Xun (Ryan) Huan is an Assistant Professor of Mechanical Engineering at the University of Michigan, and affiliated faculty to the Michigan Institute for Computational Discovery & Engineering (MICDE), the Michigan Institute for Data Science (MIDAS), and the U-M Applied Physics Program. Prior to U-M, he was a postdoctoral researcher at Sandia National Laboratories in Livermore, California. His research broadly revolves around uncertainty quantification, machine learning, and numerical optimization. He is particularly interested in optimal experimental design, Bayesian analysis, multilevel and multifidelity methods, model misspecification, and scientific computing. Outside work, Xun is passionate about aviation and holds a private pilot certificate.
Ph.D. in Computational Science and Engineering, 2015
Massachusetts Institute of Technology
S.M. in Aeronautics and Astronautics, 2010
Massachusetts Institute of Technology
B.A.Sc. in Engineering Science (Aerospace), 2008
University of Toronto
(2019/07) Xun Huan is giving a presentation “Sequential Optimal Experimental Design via Reinforcement Learning” at the Workshop on Machine Learning and Uncertainty Quantification.
(2019/07) Our paper “Variational system identification of the partial differential equations governing the physics of pattern-formation: Inference under varying fidelity and noise” is published in the Computer Methods in Applied Mechanics and Engineering.
(2019/07) Xun Huan is giving a presentation “Policy Gradient Acceleration for Sequential Bayesian Experimental Design” at the Applied Inverse Problems Conference.
(2019/07) Xun Huan gave a presentation “Optimal Experimental Design and Bayesian Neural Networks for Physics-Based Models” at TU Kaiserslautern Scientific Computing Seminar.
(2019/06) Our paper “Embedded Model Error Representation for Bayesian Model Calibration” is published in the International Journal for Uncertainty Quantification.
Experiments are often expensive, time-consuming, and perhaps even dangerous. However, not all experiments are equal, and some can produce more valuable data than others. Identifying and executing these “good” experiments can lead to substantial resource savings.
We develop mathematical frameworks and computational algorithms for optimal experimental design (OED), and seek to address questions such as:
Where and when should we take measurements?
Have we gathered enough data and should stop, or continue with more experiments?
OED is a form of decision-making under uncertainty. For example, when our experimental goal is to learn about model parameters from noisy measurements, a possible approach involves finding the design decision maximizing the expected information gain (mutual information).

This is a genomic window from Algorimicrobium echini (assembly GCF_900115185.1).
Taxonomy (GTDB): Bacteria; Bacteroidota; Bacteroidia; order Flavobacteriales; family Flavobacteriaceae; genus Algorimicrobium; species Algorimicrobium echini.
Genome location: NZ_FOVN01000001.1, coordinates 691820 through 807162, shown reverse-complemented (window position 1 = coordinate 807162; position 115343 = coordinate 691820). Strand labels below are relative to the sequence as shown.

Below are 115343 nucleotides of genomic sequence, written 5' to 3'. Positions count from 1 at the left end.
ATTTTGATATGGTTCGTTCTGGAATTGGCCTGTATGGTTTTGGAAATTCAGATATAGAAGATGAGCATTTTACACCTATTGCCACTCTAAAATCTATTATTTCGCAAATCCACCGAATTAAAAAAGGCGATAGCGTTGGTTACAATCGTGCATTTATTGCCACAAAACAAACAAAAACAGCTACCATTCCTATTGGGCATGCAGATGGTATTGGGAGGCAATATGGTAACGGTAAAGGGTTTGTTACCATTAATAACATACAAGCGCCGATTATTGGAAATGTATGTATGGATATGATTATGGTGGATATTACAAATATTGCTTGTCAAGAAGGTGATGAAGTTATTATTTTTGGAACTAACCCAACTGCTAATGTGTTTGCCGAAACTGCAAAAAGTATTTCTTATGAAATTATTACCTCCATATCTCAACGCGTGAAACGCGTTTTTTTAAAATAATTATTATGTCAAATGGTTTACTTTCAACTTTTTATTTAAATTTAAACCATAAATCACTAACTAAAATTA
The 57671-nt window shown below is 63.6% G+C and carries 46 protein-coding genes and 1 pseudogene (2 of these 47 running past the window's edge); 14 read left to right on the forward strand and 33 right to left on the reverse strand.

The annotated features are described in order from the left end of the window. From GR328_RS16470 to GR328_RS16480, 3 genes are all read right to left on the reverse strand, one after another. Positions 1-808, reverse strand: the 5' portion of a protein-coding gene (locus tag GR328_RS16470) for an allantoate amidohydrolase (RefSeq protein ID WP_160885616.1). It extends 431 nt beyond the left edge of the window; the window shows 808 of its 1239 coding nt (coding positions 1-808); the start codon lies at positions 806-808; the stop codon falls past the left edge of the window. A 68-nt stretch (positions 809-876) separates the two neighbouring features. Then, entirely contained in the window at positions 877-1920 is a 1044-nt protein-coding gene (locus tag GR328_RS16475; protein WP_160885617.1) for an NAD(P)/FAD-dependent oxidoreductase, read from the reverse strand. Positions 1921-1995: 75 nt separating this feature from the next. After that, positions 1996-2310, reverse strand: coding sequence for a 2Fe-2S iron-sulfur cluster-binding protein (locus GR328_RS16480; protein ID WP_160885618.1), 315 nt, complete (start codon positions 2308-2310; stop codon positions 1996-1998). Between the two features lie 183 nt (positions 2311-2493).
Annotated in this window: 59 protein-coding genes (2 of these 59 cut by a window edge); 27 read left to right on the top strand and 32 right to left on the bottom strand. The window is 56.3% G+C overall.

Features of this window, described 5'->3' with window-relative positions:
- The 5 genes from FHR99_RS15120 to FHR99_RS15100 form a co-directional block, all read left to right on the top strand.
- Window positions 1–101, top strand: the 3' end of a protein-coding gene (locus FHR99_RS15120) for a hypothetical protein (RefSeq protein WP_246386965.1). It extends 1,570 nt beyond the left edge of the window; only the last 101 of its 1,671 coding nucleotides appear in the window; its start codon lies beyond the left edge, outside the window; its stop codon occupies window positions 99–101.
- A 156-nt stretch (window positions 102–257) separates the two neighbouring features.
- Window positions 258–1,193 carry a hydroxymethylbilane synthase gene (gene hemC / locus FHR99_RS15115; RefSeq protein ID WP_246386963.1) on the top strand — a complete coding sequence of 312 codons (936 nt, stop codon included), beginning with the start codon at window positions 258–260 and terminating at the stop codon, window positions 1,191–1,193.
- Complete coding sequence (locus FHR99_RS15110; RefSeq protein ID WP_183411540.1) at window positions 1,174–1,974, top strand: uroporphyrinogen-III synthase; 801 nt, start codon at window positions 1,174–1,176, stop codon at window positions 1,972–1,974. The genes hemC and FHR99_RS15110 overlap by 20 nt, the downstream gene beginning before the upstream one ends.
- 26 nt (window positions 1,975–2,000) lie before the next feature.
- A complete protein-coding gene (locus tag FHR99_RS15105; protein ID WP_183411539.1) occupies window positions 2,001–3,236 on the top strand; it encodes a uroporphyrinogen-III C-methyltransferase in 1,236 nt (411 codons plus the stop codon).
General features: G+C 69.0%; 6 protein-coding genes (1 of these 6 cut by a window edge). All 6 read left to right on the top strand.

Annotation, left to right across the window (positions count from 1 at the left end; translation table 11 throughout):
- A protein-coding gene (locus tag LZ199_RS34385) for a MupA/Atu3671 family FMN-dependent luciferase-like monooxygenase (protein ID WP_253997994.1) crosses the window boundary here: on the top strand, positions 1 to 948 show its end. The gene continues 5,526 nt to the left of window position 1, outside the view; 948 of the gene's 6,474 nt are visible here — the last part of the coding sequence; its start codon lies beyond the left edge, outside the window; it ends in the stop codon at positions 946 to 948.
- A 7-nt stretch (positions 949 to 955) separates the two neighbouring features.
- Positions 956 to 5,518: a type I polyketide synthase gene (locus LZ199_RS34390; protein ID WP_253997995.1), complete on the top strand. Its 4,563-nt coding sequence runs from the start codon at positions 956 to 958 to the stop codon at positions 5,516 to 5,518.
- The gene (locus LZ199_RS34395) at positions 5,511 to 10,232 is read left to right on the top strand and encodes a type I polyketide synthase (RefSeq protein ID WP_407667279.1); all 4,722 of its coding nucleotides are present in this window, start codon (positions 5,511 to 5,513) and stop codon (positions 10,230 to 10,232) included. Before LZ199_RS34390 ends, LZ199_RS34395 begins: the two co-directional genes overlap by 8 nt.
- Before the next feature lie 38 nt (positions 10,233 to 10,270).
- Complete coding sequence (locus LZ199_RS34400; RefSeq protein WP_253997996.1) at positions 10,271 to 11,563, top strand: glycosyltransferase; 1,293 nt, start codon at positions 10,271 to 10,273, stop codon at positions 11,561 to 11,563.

There are many challenges associated with finding the optimal design, including the need for optimization routines to accommodate noisy responses, repeated Bayesian inferences under different scenarios, and all while wrapping around an often computationally intensive and highly nonlinear physics-based forward model with high-dimensional input and output spaces.
Example: hydrogen-oxygen ignition
Below are expected utility contours approximated from using the full physical model (left), and a polynomial chaos surrogate model that greatly accelerate the computations (right); they show excellent agreement.
Three experiments are simulated (at designs A, B, and C in figure above). Bayesian inference is performed and posterior densities are shown below. Designs A (which has the highest expected utility value) produces the “tightest” posterior (left), reflecting a larger reduction in uncertainty and increased confidence for estimating these parameters.
Uncertainty quantification (UQ) plays a crucial role in engineering and science. It enters research and production workflows at various points, such as the highlighted yellow fields below. UQ is particularly important for the learning process, by providing a principled framework for interactions among theory, models, and data.
Example: reactive flows inside a scramjet combustor
Scramjets are propulsive systems that can enable efficient and stable operations under hypersonic flight conditions (Mach 5+). For instance, the figure below shows the flight test payload from the Hypersonic International Flight Research Experimentation (HIFiRE) program.
Designing scramjet engines requires both accurate flow simulations as well as UQ. Enabling UQ for expensive simulations of turbulent supersonic reactive flows faces many computational challenges. Techniques such as global sensitivity analysis, surrogate modeling, compressive sensing, efficient Bayesian calibration, and multilevel multifidelity sampling are needed to make UQ analysis possible. Below is an illustration of the predictive uncertainty (blue contours) of Mach number at select vertical stations of the combustor section. Such information would be valuable for finding optimal scramjet designs that are also robust and reliable.